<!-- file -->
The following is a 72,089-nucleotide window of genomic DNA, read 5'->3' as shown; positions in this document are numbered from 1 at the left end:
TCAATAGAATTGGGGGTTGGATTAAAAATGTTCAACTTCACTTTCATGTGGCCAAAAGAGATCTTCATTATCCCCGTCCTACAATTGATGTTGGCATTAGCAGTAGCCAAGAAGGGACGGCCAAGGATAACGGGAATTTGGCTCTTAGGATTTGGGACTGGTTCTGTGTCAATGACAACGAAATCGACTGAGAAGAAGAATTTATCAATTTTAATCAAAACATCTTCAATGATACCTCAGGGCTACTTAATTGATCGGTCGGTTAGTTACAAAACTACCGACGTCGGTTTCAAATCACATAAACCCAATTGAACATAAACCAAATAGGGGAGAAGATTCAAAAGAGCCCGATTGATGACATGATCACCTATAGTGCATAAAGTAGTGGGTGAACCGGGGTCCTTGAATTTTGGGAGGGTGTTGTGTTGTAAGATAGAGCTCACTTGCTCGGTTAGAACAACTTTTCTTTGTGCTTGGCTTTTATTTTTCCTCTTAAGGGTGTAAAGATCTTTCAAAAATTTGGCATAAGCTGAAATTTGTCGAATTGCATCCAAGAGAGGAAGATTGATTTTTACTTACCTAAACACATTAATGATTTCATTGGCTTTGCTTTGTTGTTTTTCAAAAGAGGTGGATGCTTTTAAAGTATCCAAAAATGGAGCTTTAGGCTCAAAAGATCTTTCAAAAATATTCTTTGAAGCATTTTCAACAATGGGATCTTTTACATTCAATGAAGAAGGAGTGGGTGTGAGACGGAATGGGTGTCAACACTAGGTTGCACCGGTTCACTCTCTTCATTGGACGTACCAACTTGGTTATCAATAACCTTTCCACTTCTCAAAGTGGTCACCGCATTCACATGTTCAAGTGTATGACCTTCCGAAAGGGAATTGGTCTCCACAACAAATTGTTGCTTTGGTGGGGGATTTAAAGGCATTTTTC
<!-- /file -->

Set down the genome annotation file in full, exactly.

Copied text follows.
The following is a 72,089-nucleotide window of genomic DNA, read 5'->3' as shown; positions in this document are numbered from 1 at the left end:
TCAATAGAATTGGGGGTTGGATTAAAAATGTTCAACTTCACTTTCATGTGGCCAAAAGAGATCTTCATTATCCCCGTCCTACAATTGATGTTGGCATTAGCAGTAGCCAAGAAGGGACGGCCAAGGATAACGGGAATTTGGCTCTTAGGATTTGGGACTGGTTCTGTGTCAATGACAACGAAATCGACTGAGAAGAAGAATTTATCAATTTTAATCAAAACATCTTCAATGATACCTCAGGGCTACTTAATTGATCGGTCGGTTAGTTACAAAACTACCGACGTCGGTTTCAAATCACATAAACCCAATTGAACATAAACCAAATAGGGGAGAAGATTCAAAAGAGCCCGATTGATGACATGATCACCTATAGTGCATAAAGTAGTGGGTGAACCGGGGTCCTTGAATTTTGGGAGGGTGTTGTGTTGTAAGATAGAGCTCACTTGCTCGGTTAGAACAACTTTTCTTTGTGCTTGGCTTTTATTTTTCCTCTTAAGGGTGTAAAGATCTTTCAAAAATTTGGCATAAGCTGAAATTTGTCGAATTGCATCCAAGAGAGGAAGATTGATTTTTACTTACCTAAACACATTAATGATTTCATTGGCTTTGCTTTGTTGTTTTTCAAAAGAGGTGGATGCTTTTAAAGTATCCAAAAATGGAGCTTTAGGCTCAAAAGATCTTTCAAAAATATTCTTTGAAGCATTTTCAACAATGGGATCTTTTACATTCAATGAAGAAGGAGTGGGTGTGAGACGGAATGGGTGTCAACACTAGGTTGCACCGGTTCACTCTCTTCATTGGACGTACCAACTTGGTTATCAATAACCTTTCCACTTCTCAAAGTGGTCACCGCATTCACATGTTCAAGTGTATGACCTTCCGAAAGGGAATTGGTCTCCACAACAAATTGTTGCTTTGGTGGGGGATTTAAAGGCATTTTTC